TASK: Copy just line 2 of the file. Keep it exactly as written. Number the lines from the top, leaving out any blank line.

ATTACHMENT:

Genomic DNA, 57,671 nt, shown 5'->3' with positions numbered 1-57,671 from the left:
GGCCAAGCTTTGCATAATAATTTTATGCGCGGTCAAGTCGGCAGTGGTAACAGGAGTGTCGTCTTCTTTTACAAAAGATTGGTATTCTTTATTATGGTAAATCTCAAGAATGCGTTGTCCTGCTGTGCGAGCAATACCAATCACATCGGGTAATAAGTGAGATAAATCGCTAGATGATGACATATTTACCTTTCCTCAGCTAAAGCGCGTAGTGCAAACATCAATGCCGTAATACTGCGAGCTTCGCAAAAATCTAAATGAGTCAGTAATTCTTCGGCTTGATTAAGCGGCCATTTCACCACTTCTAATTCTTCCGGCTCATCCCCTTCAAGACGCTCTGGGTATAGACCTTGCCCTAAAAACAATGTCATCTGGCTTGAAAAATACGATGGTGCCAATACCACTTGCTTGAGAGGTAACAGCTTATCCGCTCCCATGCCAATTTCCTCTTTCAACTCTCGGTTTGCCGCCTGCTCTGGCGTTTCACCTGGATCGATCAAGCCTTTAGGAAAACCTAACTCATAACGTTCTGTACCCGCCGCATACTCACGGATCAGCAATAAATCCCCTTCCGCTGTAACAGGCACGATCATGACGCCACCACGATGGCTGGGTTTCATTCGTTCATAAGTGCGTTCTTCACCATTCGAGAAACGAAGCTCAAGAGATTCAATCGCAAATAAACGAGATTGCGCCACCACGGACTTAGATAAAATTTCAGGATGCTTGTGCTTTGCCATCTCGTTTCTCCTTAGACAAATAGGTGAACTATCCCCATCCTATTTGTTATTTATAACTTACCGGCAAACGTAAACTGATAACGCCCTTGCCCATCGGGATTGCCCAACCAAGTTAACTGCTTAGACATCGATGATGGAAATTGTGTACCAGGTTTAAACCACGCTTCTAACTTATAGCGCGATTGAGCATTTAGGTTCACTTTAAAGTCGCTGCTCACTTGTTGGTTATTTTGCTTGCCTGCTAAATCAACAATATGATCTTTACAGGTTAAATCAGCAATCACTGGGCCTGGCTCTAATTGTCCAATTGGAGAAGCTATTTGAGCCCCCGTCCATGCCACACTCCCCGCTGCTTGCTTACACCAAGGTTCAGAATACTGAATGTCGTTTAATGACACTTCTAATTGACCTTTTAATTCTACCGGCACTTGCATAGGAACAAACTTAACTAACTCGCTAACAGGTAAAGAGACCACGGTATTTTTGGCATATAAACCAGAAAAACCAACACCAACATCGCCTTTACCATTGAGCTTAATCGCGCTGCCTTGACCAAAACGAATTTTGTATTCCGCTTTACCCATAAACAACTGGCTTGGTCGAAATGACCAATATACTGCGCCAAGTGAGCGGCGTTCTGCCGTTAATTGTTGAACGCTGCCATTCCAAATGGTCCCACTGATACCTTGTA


GGCCAAGCTTTGCATAATAATTTTATGCGCGGTCAAGTCGGCAGTGGTAACAGGAGTGTCGTCTTCTTTTACAAAAGATTGGTATTCTTTATTATGGTAAATCTCAAGAATGCGTTGTCCTGCTGTGCGAGCAATACCAATCACATCGGGTAATAAGTGAGATAAATCGCTAGATGATGACATATTTACCTTTCCTCAGCTAAAGCGCGTAGTGCAAACATCAATGCCGTAATACTGCGAGCTTCGCAAAAATCTAAATGAGTCAGTAATTCTTCGGCTTGATTAAGCGGCCATTTCACCACTTCTAATTCTTCCGGCTCATCCCCTTCAAGACGCTCTGGGTATAGACCTTGCCCTAAAAACAATGTCATCTGGCTTGAAAAATACGATGGTGCCAATACCACTTGCTTGAGAGGTAACAGCTTATCCGCTCCCATGCCAATTTCCTCTTTCAACTCTCGGTTTGCCGCCTGCTCTGGCGTTTCACCTGGATCGATCAAGCCTTTAGGAAAACCTAACTCATAACGTTCTGTACCCGCCGCATACTCACGGATCAGCAATAAATCCCCTTCCGCTGTAACAGGCACGATCATGACGCCACCACGATGGCTGGGTTTCATTCGTTCATAAGTGCGTTCTTCACCATTCGAGAAACGAAGCTCAAGAGATTCAATCGCAAATAAACGAGATTGCGCCACCACGGACTTAGATAAAATTTCAGGATGCTTGTGCTTTGCCATCTCGTTTCTCCTTAGACAAATAGGTGAACTATCCCCATCCTATTTGTTATTTATAACTTACCGGCAAACGTAAACTGATAACGCCCTTGCCCATCGGGATTGCCCAACCAAGTTAACTGCTTAGACATCGATGATGGAAATTGTGTACCAGGTTTAAACCACGCTTCTAACTTATAGCGCGATTGAGCATTTAGGTTCACTTTAAAGTCGCTGCTCACTTGTTGGTTATTTTGCTTGCCTGCTAAATCAACAATATGATCTTTACAGGTTAAATCAGCAATCACTGGGCCTGGCTCTAATTGTCCAATTGGAGAAGCTATTTGAGCCCCCGTCCATGCCACACTCCCCGCTGCTTGCTTACACCAAGGTTCAGAATACTGAATGTCGTTTAATGACACTTCTAATTGACCTTTTAATTCTACCGGCACTTGCATAGGAACAAACTTAACTAACTCGCTAACAGGTAAAGAGACCACGGTATTTTTGGCATATAAACCAGAAAAACCAACACCAACATCGCCTTTACCATTGAGCTTAATCGCGCTGCCTTGACCAAAACGAATTTTGTATTCCGCTTTACCCATAAACAACTGGCTTGGTCGAAATGACCAATATACTGCGCCAAGTGAGCGGCGTTCTGCCGTTAATTGTTGAACGCTGCCATTCCAAATGGTCCCACTGATACCTTGTA